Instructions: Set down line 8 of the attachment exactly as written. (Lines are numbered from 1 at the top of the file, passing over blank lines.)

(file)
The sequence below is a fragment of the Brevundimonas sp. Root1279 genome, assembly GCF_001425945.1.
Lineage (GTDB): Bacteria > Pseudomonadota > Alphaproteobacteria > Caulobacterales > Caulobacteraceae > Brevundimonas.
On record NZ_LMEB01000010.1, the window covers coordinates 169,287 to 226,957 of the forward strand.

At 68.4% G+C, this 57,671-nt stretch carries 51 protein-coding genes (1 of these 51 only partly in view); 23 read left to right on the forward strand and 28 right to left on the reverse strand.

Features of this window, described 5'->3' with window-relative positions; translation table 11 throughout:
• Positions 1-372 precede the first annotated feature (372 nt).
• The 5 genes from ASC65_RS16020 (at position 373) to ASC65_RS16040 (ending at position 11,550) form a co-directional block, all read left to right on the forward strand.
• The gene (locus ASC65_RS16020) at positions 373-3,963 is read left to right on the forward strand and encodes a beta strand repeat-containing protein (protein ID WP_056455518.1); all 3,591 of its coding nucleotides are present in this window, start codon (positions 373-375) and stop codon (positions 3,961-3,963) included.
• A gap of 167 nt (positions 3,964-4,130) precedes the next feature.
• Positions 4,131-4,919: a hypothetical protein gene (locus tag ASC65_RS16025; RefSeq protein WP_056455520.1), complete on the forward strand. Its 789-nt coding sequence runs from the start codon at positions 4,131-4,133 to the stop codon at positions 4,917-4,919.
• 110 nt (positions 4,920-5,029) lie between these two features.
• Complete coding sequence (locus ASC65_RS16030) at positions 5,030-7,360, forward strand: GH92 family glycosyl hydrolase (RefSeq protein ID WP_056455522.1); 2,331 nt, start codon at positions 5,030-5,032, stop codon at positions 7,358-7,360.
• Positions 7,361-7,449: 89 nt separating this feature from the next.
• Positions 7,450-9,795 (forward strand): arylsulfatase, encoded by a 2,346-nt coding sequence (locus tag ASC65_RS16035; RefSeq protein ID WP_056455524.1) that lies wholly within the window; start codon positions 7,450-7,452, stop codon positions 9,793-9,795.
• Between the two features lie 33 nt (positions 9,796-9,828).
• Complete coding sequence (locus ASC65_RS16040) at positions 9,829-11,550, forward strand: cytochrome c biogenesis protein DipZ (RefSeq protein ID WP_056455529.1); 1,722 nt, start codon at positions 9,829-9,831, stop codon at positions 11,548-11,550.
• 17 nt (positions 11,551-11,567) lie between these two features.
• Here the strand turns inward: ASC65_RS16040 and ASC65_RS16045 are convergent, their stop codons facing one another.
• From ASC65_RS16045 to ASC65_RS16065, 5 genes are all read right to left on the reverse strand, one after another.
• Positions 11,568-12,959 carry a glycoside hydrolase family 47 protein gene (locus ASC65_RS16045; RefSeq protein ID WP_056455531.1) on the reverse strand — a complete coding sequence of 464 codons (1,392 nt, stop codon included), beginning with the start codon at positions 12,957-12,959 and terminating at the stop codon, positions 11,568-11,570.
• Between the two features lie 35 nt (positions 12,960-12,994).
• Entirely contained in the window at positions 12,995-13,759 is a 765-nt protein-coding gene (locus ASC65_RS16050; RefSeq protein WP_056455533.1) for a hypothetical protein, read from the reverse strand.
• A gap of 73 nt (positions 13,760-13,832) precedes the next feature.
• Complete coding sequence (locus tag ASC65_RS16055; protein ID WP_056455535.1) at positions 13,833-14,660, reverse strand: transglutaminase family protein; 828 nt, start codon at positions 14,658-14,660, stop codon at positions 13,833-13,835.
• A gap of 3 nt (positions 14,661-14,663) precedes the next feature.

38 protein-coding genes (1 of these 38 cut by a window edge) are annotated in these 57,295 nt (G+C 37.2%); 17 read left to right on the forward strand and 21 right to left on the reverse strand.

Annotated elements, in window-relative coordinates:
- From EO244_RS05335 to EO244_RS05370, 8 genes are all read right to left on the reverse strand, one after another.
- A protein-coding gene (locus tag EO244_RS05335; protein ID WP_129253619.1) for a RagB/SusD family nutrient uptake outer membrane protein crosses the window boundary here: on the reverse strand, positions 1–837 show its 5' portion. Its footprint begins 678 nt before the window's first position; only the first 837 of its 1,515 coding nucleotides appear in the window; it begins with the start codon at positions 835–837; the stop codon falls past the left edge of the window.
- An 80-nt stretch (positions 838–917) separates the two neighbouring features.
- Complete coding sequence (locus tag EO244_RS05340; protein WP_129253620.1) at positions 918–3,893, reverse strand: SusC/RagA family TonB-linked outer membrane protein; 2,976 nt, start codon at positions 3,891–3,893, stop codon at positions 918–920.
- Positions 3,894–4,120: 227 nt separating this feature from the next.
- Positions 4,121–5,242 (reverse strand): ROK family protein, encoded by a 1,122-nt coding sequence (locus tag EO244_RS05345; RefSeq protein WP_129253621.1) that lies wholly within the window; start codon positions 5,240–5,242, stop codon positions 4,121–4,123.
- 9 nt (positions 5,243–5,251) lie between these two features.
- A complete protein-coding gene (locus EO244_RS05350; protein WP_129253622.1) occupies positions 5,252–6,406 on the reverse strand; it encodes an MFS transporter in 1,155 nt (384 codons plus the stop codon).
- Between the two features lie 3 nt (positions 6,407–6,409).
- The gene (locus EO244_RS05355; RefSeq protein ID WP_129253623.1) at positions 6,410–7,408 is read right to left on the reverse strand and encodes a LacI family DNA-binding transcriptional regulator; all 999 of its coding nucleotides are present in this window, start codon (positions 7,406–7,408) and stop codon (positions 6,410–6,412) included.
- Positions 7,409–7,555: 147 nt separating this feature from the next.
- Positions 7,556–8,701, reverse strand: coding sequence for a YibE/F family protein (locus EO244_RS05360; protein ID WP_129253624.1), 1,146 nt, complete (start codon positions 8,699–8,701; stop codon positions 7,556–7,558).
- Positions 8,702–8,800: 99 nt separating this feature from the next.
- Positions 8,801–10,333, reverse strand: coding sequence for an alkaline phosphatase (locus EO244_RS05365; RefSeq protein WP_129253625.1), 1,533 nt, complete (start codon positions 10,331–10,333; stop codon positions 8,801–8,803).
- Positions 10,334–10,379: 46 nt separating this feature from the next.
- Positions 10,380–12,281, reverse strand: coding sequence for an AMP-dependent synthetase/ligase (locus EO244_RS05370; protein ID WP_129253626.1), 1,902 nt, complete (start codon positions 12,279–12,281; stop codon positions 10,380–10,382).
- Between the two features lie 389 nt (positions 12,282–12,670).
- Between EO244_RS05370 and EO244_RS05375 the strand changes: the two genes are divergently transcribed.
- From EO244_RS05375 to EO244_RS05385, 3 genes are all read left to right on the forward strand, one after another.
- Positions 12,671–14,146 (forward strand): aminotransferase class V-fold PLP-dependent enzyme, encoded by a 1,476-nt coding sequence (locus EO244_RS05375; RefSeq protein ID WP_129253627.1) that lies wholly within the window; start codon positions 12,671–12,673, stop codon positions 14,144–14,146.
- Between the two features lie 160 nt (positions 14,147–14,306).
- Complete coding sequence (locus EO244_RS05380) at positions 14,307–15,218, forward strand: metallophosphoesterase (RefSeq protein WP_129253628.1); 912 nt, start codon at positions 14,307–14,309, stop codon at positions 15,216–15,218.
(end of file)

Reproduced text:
• The gene (locus ASC65_RS16020) at positions 373-3,963 is read left to right on the forward strand and encodes a beta strand repeat-containing protein (protein ID WP_056455518.1); all 3,591 of its coding nucleotides are present in this window, start codon (positions 373-375) and stop codon (positions 3,961-3,963) included.